10/12/2021 at 23:57 •
Since the last update, I started looking at sourcing and standardizing some of the components, and looked at the price of doing so. Although it looked cool, the previous design required 2 beveled gears to power the wheel, and 2 bearings to support the wheel itself. A quick search on McMasterCarr found each component costs ~$5 USD. So for a robot with 4 wheels it would be ~$80 USD just for mounting hardware. Not including I was planning on implementing a servo so the wheels can control better. This prompted me to redesign the main structure for stepper motors.
I split it up instead of 4 modular segments to 8 segments. This way the wheels and cover for protection can be separated allowing the assembly to be more modular. For rigidity there is now a second one stacked underneath it.
The wheels now connect directly in line with the stepper motors to not only remove the need for the beveled gears, but one of the bearings. The second bearing is used somewhere else, however removing the beveled gears should save ~$40 USD and reduce failure points.
Servos have been added on each leg so the drive train can be rotated. This allows the wheels to not have to fight friction as they were before. Another solution would be to create some omni-wheels or make it a mechanum drive. Those however, may be different modules I develop in the future. For now I feel I can learn more developing controls on an over-actuated platform.
Before I was doing line renders for the system as I enjoyed the style it was in, but also because I was pretty lazy with appearance properties. I had some fun with that this time around when I went a little overkill with modeling a servo... I went back and added some textures on the battery too and made a full render of the system so far (3D printed materials in white).
This time it felt like I was just deleting so much of the old progress I had made, but such is part of the design process. You cannot improve a design if you don't remove the parts that are inefficient or don't make sense. Even now, this will probably change significantly 1 or 2 more times before the "final" design gets created. And even after that once 3D printing, assembly, and testing begin a lot will be completely redesigned once again as it attempts to become reality. This project is just getting started!
09/21/2021 at 21:03 •
The previous version of scrappy had a computer, and stepper motors, but no interface between them. In fact, there wasn't even proper coupling between the wheels and the stepper motor (whoops). Both of these have been added with an Teensy 4.1 added to a board with 4 socketable motor drivers.
This picture is the rough schematic for how this will work. Again these files can be found on the scrappy github under KiCad. It will first start by using the built in micro USB to transfer data, but something I want to implement is connecting to ROS over the new ethernet capabilities the Teensy now has. Note connectors to the steppers has not been done yet, I am still looking into standards that hobby stepper motors have for these connectors.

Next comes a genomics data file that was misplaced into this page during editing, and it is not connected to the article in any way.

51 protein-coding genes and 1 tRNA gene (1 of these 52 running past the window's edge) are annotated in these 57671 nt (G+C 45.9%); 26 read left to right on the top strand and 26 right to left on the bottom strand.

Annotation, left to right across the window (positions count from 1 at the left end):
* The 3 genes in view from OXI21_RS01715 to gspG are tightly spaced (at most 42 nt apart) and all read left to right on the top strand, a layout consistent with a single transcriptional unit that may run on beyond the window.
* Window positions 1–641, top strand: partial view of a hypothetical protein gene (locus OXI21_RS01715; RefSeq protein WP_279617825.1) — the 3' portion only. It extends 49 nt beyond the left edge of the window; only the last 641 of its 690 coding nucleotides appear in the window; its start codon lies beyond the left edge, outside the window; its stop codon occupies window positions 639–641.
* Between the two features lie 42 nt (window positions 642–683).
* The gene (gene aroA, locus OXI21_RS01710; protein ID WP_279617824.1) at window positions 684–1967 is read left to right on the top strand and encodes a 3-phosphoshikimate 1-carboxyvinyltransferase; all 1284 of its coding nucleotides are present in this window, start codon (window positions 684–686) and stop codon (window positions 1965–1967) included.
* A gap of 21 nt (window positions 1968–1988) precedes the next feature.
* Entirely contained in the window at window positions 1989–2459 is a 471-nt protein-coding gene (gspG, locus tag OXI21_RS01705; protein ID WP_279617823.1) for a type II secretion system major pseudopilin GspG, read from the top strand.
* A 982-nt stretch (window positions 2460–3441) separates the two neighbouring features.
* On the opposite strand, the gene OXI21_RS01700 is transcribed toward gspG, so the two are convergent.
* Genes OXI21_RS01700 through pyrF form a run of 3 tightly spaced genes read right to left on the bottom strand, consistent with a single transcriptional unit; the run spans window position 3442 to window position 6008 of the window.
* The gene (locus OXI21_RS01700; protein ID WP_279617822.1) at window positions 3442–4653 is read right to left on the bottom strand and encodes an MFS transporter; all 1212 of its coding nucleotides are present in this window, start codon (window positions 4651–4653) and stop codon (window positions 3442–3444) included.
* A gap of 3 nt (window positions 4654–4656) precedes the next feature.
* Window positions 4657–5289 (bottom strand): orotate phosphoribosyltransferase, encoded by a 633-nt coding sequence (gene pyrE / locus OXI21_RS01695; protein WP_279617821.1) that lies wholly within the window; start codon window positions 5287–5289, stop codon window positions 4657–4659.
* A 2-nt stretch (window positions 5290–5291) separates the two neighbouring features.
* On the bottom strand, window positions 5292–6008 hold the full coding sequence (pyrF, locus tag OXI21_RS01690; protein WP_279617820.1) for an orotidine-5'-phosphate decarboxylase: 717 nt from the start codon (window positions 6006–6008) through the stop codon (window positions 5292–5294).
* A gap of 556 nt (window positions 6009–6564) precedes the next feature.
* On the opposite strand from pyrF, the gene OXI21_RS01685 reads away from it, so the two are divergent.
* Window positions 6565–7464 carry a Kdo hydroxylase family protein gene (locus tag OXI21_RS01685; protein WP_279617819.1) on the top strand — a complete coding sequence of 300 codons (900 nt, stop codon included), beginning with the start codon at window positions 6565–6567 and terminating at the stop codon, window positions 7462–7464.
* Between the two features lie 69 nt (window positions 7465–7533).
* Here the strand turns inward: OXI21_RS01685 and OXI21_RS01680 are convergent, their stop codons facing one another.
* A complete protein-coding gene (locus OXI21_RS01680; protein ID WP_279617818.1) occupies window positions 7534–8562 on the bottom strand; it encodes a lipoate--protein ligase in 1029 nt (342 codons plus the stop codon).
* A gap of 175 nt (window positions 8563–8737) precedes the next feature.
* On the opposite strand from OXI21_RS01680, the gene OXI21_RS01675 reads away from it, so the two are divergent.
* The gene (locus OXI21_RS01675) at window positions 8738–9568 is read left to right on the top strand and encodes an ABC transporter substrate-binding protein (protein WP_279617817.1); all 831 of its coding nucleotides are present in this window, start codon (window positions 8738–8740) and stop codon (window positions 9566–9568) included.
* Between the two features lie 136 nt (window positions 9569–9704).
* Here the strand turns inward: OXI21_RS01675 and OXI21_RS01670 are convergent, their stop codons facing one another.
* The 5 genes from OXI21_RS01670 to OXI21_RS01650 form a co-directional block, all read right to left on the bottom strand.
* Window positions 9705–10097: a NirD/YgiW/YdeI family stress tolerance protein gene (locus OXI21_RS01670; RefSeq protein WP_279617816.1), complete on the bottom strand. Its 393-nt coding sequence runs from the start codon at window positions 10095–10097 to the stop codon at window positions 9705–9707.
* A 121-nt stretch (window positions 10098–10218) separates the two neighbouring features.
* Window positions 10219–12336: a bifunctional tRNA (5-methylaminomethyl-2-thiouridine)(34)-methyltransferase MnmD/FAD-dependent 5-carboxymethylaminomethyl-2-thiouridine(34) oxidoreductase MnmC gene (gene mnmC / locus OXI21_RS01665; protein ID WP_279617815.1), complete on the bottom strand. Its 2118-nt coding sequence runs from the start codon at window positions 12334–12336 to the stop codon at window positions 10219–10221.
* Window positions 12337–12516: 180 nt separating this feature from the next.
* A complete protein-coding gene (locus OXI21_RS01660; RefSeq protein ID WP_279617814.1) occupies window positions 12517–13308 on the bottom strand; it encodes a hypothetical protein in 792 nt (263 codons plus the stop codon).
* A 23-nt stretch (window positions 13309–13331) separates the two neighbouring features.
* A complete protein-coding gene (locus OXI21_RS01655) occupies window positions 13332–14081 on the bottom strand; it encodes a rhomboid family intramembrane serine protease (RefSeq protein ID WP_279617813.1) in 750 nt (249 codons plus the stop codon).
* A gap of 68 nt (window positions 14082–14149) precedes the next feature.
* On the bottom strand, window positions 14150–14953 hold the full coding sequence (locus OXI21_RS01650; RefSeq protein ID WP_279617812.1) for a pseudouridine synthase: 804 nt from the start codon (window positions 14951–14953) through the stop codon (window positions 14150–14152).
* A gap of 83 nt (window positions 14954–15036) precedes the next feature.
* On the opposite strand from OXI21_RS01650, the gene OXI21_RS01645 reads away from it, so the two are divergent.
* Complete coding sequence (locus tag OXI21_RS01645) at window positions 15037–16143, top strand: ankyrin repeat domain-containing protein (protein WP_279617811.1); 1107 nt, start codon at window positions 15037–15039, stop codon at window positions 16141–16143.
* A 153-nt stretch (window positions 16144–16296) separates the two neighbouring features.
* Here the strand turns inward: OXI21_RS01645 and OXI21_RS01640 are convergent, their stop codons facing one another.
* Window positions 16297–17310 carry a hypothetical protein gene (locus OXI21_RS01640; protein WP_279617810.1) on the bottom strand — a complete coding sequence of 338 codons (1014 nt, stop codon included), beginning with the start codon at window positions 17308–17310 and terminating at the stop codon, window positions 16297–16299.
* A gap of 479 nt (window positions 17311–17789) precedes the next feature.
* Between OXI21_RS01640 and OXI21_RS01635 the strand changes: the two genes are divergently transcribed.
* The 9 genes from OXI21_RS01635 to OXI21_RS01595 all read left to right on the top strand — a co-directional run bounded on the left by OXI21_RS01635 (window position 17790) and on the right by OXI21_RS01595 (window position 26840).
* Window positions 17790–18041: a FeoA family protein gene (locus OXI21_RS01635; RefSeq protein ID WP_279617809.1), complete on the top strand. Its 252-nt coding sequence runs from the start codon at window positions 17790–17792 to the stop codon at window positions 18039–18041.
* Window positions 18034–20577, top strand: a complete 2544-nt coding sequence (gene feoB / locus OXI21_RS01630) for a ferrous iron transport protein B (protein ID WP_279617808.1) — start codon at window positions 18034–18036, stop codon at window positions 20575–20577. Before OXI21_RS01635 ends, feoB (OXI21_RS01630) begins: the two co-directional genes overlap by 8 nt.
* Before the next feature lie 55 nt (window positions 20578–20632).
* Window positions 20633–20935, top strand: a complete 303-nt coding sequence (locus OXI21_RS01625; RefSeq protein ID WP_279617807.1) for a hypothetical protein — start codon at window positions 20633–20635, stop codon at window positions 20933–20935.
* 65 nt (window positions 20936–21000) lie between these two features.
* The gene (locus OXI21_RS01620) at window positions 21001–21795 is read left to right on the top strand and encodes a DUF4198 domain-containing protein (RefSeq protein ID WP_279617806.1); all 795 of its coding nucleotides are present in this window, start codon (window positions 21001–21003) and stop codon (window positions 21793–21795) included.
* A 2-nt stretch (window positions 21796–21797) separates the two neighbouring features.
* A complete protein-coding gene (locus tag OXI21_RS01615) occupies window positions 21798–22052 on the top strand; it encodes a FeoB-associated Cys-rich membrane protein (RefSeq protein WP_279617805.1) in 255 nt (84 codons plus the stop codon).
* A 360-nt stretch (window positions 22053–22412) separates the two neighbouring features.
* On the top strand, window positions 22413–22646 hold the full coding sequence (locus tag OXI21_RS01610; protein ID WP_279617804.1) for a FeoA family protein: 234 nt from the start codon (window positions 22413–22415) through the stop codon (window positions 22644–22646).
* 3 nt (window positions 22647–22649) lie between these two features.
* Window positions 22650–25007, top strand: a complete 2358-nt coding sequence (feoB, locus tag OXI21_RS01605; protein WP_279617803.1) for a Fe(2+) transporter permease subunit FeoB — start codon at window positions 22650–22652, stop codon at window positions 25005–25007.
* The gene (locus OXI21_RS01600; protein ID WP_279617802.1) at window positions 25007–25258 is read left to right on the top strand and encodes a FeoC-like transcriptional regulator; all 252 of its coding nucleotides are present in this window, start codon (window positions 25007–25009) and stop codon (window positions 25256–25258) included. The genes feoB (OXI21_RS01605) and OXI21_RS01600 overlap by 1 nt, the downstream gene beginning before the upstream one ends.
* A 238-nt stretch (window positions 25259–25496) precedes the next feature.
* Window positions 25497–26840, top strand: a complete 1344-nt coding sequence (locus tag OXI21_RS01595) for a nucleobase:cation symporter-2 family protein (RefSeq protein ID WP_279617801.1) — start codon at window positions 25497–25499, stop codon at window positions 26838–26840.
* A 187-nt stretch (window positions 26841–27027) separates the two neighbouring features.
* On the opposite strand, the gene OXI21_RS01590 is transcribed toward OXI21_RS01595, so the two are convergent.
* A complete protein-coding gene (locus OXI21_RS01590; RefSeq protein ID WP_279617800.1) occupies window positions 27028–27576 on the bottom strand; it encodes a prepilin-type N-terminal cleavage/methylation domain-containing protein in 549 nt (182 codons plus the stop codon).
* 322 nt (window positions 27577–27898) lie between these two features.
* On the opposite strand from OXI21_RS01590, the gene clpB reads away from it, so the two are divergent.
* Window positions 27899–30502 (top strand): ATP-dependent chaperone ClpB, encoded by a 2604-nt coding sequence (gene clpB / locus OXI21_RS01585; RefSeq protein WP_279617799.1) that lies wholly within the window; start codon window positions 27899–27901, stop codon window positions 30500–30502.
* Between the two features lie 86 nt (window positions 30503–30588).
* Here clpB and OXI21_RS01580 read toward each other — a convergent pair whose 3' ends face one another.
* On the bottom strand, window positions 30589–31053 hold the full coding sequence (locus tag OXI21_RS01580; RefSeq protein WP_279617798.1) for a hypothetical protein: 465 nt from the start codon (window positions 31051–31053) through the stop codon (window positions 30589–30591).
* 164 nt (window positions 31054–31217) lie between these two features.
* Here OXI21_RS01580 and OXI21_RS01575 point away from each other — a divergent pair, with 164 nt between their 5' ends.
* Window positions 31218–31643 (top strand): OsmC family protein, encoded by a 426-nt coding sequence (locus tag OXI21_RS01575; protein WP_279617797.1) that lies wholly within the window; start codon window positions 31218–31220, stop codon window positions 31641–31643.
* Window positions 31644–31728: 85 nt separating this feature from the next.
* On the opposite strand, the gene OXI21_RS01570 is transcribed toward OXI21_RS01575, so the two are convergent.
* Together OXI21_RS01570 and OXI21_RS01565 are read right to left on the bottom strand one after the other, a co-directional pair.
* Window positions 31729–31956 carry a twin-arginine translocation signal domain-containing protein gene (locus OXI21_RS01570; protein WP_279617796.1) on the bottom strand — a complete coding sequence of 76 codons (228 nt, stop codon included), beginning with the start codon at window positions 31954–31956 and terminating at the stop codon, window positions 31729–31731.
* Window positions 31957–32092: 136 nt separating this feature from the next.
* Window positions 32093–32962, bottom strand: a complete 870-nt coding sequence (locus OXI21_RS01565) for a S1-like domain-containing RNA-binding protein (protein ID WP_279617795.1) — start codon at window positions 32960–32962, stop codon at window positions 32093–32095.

Speaking of electronics design the previous voltage regulator board's footprint needs to be changed to have a lower profile. For now this circuitry uses the same 5V regulator as the computer supply, however I am currently looking at using a higher amperage regulator for the computer .
As for actual transmission of power, I have completed the gearing that are inside of the wheel mechanism. Here is an up close section view of that.
The gears for now will just be held on with set screws until I can figure out a more elegant way for this to be done.
As a note, the shell shape has been altered to reduce 3D printing time significantly and also provide more space for peripherals inside.
Thanks for reading!
09/20/2021 at 03:19 •
This is the first alpha release of Project Scrappy. This includes all of the developed CAD files to date.
The CAD files include the first structure of the system, with legs built for stepper motor for actuation. It also has a Jetson Nano mounted vertically with a SLA battery for a power source. All of this is designed to be printed on the 7"x7"x7" print bed on the Prusa Mini 3D printer. All fastening hardware is designed to be M3 bolts and nuts. Further work will be improving mounting parts, ease of assembly, and optimizing parts to be 3D printed, as the current covers would take nearly a full day to print due to the geometry.
So far a simple 5V regulator to feed from the SLA battery has been created to allow for further expansion on the Jetson and Raspberry PI GPIO pins. The weird shape for the PCB is so it can be easily panelized, however with more components added the footprint will likely have to change.
Please feel free to check out the files in the github repository and suggest anything with the progress. Keep in mind this is very early on, however expect more development soon. Thanks for reading!